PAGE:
Reverend Shinboner continues his review of the 1881 season of North Melbourne Football Club – a season full of colour, glory, mischief and controversy.
In June 1881, a party of 32 members of Hotham Football Club (including the infamous Barnes), travelled by steamer to Launceston for a football tour of Tasmania. It was the first time a football team from the mainland had toured the isle and was considered a massive fillip for the colony’s footy-loving public. (Note to Hawthorn: we were there first!) It created something of a media storm.
One member of the public, identifying themselves only as ‘A Victorian’, wrote into The Launceston Examiner expressing his anger that the team was wrongly billed as a Victorian representative team, going on to describe Hotham as ‘fourth rate’.
The publican from the Cornwall hotel, who hosted the Hotham men, took umbrage:
If “A Victorian” was at all conversant with football gossip, he would find on reading such papers as the Australasian, Leader, etc., that the Hotham Club is not a whit inferior to the best clubs in Victoria, and that all matches with the Hotham Club are looked forward to with interest, and a good game has been invariably the result. Moreover, that it is allowed on all sides that the Hotham Club possesses some of the best men in Victoria …
Besides, the Hotham Club has not come over here to indulge its vanity – like a correspondent signing himself “A Victorian” – in wordy warfare through the press … Instead of which it is the intention of the “Hothamites” to play a friendly game, and advance the interest of football in Launceston.
After a few idle days, twenty Hotham men lined up against twenty-three of Northern Tasmania’s finest footballers at the Western Swamp. Over 1,000 keen spectators joined them. The Examiner wrote:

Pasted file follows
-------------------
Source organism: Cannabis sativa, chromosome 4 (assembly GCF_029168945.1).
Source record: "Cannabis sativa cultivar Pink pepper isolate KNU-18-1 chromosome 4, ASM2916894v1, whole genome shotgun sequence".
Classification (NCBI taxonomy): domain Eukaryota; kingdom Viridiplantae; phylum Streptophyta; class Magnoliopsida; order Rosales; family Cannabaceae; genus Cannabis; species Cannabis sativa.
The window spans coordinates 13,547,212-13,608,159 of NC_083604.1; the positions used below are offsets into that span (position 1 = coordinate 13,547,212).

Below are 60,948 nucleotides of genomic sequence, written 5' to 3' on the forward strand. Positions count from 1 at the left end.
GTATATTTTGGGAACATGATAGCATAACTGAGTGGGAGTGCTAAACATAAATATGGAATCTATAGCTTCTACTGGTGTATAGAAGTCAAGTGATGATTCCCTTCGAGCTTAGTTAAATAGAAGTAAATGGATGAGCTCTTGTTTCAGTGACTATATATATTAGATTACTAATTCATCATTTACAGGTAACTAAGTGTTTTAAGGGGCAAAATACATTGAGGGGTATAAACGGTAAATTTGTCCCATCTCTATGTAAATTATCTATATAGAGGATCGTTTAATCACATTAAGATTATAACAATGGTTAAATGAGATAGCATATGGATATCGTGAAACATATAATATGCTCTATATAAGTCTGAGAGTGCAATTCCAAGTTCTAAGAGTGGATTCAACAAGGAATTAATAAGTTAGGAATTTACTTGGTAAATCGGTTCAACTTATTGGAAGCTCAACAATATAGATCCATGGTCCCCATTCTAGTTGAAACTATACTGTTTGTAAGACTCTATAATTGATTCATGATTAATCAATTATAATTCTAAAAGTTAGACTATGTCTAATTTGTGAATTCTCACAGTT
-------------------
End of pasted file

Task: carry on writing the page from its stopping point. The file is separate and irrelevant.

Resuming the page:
Although the state of the ground was against good play on Saturday from its wet and slippery nature, the onlookers were nevertheless treated to the best exhibition of football that has taken place in Northern Tasmania at all events, and the anticipation formed of our visitors were borne out.
While playing a rough game at times, Hotham’s system of marking and running was superb. The Tasmanians were out-weighed and out-classed. Hotham won 4.18 to 0.2.
The boys then jumped on the train to Hobart, where they were met by three cheers from a large number of local footballers. The Mercury welcomed them as a ‘fine athletic set of men’ who would ‘confirm the notoriety they have acquired for playing the game without any of that unseemly roughness which robs football of so many of its charms.’
The match, played on a Tuesday afternoon on the lower cricket ground, was a big deal – most local businesses closed down for the occasion. The weather was good and a crowd of 2,000 attended, including the Governor and many women, which, according to The Mercury, ‘must have been cheering to all the players’.
This time, seventeen players were fielded for each team, a Southern Tasmanian side selected from the many clubs in Hobart, Richmond and Oatlands . While playing under the subtly different Tasmanian rules, the cross-bar on the goal-line was taken down in a compromise for the visitors.
The match was a cracker. While Hotham led for most of the game, the local team – ‘plucky and fast’ – came over the top to win 3.15 to 2.16. It was a welcome surprise for the ecstatic crowd.
But it didn’t all go to script. The first-half umpire, a Hotham official, copped so much abused for his one-eyed decisions that he stopped the game and punched an offending spectator. Police intervened, stopping a serious barney erupting, and play re-commenced.
After the match, the Hotham team were guests of the Tasmanian Football Association at the Criterion Hotel, where the largely Irish-Catholic boys celebrated their momentous tour’s end in style.
The Tasmanian legacy
Hotham’s tour of Tasmania was celebrated by the local media as one of the sporting highlights of the year.
Local clubs were applauded for not being ‘too proud to take a lesson in play from a visiting team’, copying aspects of Hotham’s game. And one of Hotham’s players, Dedman, didn’t even return home, taking up a captain-coaching role with Launceston City Football Club.
But not everyone thought so highly of the boys from Hotham, the Hobart correspondent for The Launceston Examiner reporting:
The Hotham footballers will become acknowledged rowdies if they don’t take care. Even at home they are credited with a “frisky” nature, and our experience of their team here was quite “too, too.” The larrikin propensities of the pugnacious Hotham umpire and his extra-ordinary decisions, coupled with the team’s city bout, will not be forgotten for a while.
Frisky? So that’s why Dedman stayed.
More from the historic 1881 season to come